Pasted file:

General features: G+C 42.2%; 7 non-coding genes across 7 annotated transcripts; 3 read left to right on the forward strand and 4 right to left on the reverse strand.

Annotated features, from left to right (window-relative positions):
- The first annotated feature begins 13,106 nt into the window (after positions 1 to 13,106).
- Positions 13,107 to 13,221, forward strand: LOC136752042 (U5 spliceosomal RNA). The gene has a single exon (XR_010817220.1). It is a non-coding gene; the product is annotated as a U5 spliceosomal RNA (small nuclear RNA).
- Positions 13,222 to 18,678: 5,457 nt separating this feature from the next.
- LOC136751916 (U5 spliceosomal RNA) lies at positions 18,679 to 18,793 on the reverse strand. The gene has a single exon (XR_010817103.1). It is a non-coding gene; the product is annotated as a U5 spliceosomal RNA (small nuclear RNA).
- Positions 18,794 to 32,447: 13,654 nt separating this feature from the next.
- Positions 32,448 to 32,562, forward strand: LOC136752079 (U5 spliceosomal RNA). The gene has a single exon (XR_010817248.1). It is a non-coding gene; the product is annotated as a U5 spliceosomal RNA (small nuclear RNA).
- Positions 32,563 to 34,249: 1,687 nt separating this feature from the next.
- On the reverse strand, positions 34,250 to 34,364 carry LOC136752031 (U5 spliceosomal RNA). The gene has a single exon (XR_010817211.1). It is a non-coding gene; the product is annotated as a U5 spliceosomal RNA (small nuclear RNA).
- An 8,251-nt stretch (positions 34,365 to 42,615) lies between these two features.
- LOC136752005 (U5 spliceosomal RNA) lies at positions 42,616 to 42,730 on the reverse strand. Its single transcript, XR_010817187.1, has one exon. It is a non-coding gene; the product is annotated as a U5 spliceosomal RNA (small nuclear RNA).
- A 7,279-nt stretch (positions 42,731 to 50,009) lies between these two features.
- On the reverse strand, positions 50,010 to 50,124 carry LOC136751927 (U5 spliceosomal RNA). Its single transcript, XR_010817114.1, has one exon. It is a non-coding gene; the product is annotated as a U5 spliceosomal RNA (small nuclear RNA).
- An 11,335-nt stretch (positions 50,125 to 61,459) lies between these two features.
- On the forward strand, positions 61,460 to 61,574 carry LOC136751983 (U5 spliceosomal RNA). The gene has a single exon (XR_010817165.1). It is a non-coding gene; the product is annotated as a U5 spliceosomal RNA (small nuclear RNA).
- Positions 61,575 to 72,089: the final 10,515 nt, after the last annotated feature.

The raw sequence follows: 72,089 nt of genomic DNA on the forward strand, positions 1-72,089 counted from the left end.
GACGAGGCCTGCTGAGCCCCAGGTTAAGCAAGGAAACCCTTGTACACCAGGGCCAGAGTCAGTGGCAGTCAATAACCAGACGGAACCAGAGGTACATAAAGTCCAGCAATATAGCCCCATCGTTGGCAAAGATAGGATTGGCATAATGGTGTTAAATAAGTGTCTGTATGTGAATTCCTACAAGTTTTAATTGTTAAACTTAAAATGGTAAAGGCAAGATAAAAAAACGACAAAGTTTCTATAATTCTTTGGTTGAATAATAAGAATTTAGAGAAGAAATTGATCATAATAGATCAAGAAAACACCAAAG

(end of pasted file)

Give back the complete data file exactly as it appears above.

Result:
General features: G+C 42.2%; 7 non-coding genes across 7 annotated transcripts; 3 read left to right on the forward strand and 4 right to left on the reverse strand.

Annotated features, from left to right (window-relative positions):
- The first annotated feature begins 13,106 nt into the window (after positions 1 to 13,106).
- Positions 13,107 to 13,221, forward strand: LOC136752042 (U5 spliceosomal RNA). The gene has a single exon (XR_010817220.1). It is a non-coding gene; the product is annotated as a U5 spliceosomal RNA (small nuclear RNA).
- Positions 13,222 to 18,678: 5,457 nt separating this feature from the next.
- LOC136751916 (U5 spliceosomal RNA) lies at positions 18,679 to 18,793 on the reverse strand. The gene has a single exon (XR_010817103.1). It is a non-coding gene; the product is annotated as a U5 spliceosomal RNA (small nuclear RNA).
- Positions 18,794 to 32,447: 13,654 nt separating this feature from the next.
- Positions 32,448 to 32,562, forward strand: LOC136752079 (U5 spliceosomal RNA). The gene has a single exon (XR_010817248.1). It is a non-coding gene; the product is annotated as a U5 spliceosomal RNA (small nuclear RNA).
- Positions 32,563 to 34,249: 1,687 nt separating this feature from the next.
- On the reverse strand, positions 34,250 to 34,364 carry LOC136752031 (U5 spliceosomal RNA). The gene has a single exon (XR_010817211.1). It is a non-coding gene; the product is annotated as a U5 spliceosomal RNA (small nuclear RNA).
- An 8,251-nt stretch (positions 34,365 to 42,615) lies between these two features.
- LOC136752005 (U5 spliceosomal RNA) lies at positions 42,616 to 42,730 on the reverse strand. Its single transcript, XR_010817187.1, has one exon. It is a non-coding gene; the product is annotated as a U5 spliceosomal RNA (small nuclear RNA).
- A 7,279-nt stretch (positions 42,731 to 50,009) lies between these two features.
- On the reverse strand, positions 50,010 to 50,124 carry LOC136751927 (U5 spliceosomal RNA). Its single transcript, XR_010817114.1, has one exon. It is a non-coding gene; the product is annotated as a U5 spliceosomal RNA (small nuclear RNA).
- An 11,335-nt stretch (positions 50,125 to 61,459) lies between these two features.
- On the forward strand, positions 61,460 to 61,574 carry LOC136751983 (U5 spliceosomal RNA). The gene has a single exon (XR_010817165.1). It is a non-coding gene; the product is annotated as a U5 spliceosomal RNA (small nuclear RNA).
- Positions 61,575 to 72,089: the final 10,515 nt, after the last annotated feature.

The raw sequence follows: 72,089 nt of genomic DNA on the forward strand, positions 1-72,089 counted from the left end.
GACGAGGCCTGCTGAGCCCCAGGTTAAGCAAGGAAACCCTTGTACACCAGGGCCAGAGTCAGTGGCAGTCAATAACCAGACGGAACCAGAGGTACATAAAGTCCAGCAATATAGCCCCATCGTTGGCAAAGATAGGATTGGCATAATGGTGTTAAATAAGTGTCTGTATGTGAATTCCTACAAGTTTTAATTGTTAAACTTAAAATGGTAAAGGCAAGATAAAAAAACGACAAAGTTTCTATAATTCTTTGGTTGAATAATAAGAATTTAGAGAAGAAATTGATCATAATAGATCAAGAAAACACCAAAG